RANDOLPH — With the safety of Randolph Central School students and staff foremost in mind, the board of education on March 7 approved preliminary plans for high-tech security upgrades as part of the second aspect of the Smart Schools Bond Act Project.
“The stipulations of the bond act limit the use of these funds,” said Superintendent Kaine Kelly. “We felt that an investment in high-tech security was the best choice we had available back almost a year ago when these decisions were being made. It will give us the most longevity for our investment and couldn’t be more timely, based on the current environment.”
Kelly said the technology upgrade will include new servers, wireless internet and increased high-speed WiFi. They plan to replace 98 outdated, existing cameras and add 201 cameras (120 interior and 81 exterior). A total of 299 high-definition cameras will be included in the system. He said many cameras have a 180- and 360-degree coverage area to maximize the views from a single camera device. All corridors and stair towers, exterior doors (interior view and exterior view), gymnasiums and auditorium, as well as all parking lots, will be covered.
In addition, the high-tech security will include License Plate Reader (LPR) cameras at both driveway entrances to allow for tagging of license plates from national registration databases.
According to Kelly, every exterior door will be covered with card readers, including the bus garage, along with sensors to provide notification of doors being held open. He said there will be “remote lockdown” of all exterior doors through the use of a cell phone app, so administrative team members will be able to lockdown the entire perimeter of the district. There will also be a Lockdown Visual Notification System in large group assembly and high ambient noise areas.
“Safety is clearly our number one priority, and I don’t buy into the idea that an incident is not going to happen here,” he said. “There are tons of schools in the region where it has happened, so we are not going to rest on an idea that we don’t have to worry about (it) because we’re Randolph.”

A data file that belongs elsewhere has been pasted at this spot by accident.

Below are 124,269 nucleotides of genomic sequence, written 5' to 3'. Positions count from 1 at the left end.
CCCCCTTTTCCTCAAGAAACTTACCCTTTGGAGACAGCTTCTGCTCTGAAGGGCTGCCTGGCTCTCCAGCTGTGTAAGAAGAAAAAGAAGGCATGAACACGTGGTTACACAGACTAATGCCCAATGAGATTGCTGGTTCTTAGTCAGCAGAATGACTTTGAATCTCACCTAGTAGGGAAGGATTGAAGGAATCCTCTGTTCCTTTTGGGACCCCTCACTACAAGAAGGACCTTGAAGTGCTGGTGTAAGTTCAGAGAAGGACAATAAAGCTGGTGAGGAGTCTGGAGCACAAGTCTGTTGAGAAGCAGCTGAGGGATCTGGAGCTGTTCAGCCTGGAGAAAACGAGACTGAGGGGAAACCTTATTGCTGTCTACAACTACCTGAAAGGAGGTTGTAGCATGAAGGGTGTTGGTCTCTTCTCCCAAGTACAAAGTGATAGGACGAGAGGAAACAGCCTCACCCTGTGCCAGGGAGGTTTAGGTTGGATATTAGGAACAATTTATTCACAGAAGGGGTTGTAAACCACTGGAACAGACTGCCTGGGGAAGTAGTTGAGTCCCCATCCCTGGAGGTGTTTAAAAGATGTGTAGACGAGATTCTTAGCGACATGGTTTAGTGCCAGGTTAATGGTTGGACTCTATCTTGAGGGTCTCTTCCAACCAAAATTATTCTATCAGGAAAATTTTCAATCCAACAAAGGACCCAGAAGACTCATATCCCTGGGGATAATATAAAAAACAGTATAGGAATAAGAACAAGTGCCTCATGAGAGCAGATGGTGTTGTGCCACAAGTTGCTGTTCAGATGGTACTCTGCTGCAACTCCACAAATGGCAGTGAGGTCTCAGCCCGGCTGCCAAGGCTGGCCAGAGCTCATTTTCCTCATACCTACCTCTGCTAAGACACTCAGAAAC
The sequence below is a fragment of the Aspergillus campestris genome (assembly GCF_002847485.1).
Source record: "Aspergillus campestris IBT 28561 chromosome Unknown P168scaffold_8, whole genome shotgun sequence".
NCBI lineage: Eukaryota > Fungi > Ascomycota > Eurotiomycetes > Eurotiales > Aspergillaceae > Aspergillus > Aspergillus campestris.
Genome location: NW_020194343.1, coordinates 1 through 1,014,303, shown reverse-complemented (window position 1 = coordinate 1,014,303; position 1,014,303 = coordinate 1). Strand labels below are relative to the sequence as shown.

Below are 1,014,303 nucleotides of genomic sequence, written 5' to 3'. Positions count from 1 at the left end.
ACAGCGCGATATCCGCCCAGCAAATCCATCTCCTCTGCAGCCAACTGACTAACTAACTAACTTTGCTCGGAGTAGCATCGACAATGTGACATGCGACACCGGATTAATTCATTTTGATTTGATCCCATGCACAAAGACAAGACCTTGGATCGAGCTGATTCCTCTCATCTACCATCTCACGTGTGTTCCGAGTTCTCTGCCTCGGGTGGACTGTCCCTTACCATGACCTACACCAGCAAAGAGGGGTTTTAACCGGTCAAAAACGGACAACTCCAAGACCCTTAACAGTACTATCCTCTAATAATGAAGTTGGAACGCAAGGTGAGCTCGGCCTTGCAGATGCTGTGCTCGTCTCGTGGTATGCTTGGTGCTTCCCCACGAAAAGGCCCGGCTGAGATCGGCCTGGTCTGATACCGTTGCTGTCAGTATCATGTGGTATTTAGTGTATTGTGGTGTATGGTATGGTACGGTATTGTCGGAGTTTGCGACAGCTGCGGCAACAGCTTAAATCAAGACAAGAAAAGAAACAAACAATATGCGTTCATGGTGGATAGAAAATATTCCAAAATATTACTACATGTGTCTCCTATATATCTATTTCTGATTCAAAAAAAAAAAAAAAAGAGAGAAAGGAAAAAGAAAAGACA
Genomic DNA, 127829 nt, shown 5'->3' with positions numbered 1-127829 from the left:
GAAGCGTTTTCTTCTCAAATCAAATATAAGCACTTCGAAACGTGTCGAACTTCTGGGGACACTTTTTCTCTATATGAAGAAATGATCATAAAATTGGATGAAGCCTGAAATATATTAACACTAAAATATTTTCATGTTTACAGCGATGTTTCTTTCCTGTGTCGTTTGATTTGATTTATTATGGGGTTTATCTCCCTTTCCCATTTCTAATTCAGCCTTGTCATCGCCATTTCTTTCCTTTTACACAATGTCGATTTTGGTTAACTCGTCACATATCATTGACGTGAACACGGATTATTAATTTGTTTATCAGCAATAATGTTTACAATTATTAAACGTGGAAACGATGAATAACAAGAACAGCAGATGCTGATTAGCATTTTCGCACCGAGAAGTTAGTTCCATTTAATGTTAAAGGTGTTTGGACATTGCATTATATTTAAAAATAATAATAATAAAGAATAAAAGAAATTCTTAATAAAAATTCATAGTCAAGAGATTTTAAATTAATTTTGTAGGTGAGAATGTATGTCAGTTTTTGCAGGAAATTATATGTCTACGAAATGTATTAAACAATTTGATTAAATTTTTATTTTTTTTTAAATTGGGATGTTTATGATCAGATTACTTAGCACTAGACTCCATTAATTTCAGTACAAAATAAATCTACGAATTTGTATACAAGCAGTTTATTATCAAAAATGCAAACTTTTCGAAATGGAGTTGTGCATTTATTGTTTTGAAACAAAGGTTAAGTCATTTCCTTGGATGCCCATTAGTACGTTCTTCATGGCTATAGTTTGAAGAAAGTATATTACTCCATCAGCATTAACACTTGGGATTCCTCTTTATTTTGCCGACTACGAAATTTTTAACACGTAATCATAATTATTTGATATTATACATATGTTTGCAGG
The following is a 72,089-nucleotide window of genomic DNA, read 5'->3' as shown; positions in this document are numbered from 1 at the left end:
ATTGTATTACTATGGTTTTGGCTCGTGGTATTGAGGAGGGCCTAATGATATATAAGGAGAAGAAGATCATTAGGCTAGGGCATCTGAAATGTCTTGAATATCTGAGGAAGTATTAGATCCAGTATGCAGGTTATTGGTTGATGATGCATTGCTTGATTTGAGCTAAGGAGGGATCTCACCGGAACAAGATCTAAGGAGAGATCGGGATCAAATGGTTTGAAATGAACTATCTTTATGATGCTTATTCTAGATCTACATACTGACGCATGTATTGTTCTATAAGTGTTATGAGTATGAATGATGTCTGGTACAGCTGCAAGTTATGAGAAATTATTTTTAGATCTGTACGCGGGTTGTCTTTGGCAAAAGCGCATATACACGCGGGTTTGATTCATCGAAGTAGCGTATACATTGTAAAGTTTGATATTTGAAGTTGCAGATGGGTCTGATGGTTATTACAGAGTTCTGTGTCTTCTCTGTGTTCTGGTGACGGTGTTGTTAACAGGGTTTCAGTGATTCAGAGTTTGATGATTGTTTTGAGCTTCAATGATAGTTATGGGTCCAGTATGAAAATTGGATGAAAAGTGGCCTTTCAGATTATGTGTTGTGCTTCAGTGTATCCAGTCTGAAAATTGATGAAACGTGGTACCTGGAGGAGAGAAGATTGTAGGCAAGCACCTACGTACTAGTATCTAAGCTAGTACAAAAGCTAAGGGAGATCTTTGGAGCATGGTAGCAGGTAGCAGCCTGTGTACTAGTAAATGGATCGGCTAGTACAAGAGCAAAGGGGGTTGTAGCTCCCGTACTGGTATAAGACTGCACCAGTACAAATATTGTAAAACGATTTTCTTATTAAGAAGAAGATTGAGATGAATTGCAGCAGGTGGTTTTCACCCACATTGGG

The district also continues to focus on its students’ social, emotional and mental well-being. Kelly said social worker Alyssa McCutcheon has been added and will work in conjunction with School Resource Officer Kale Luce, a deputy with the Cattaraugus County Sheriff’s Office. According to Kelly, Luce is in uniform and armed, but he’s more of a counselor. He said those services are paid for by a set-aside within Foundation Aid for Community Schools programs.
According to the New York State Education Department (NYSED), the Smart Schools Bond Act (SSBA) was passed in the 2014-15 Enacted Budget and approved by voters in a statewide referendum held during the 2014 election. The SSBA authorized the issuance of $2 billion of general obligation bonds to finance improved educational technology and infrastructure to improve learning and opportunity for students throughout the state.
“Each school got an allocation out of the $2 billion, and Randolph’s portion was $1.07 million. With that, we’re doing about $500,000 of infrastructure and $500,000 of high-tech security,” he said. “This is 100 percent bonded, so every cent we spend on this is coming directly from the bond put out by New York state. It’s not an expenditure of Randolph taxpayer money; it has zero tax implications and it’s no different than a grant.”
Kelly said the first part is currently being approved and the the security aspect has been submitted for approval. He said work is expected to begin this summer and will be performed concurrently with the district’s building project. The hope is to have both phases of the project done by the beginning of the school year.
“This project will put us on the cutting-edge of high-tech security locally for public schools. It also puts us in a position to take our security to the next level, should funding for school security become available,” he said. “Soon, our administrative team and our board of education will be having conversations around exactly what that will look like. The best approach to security varies from location to location. It is important we identify which approach is the best for our students, staff and community.”
(Contact reporter Deb Everts at email@example.com.)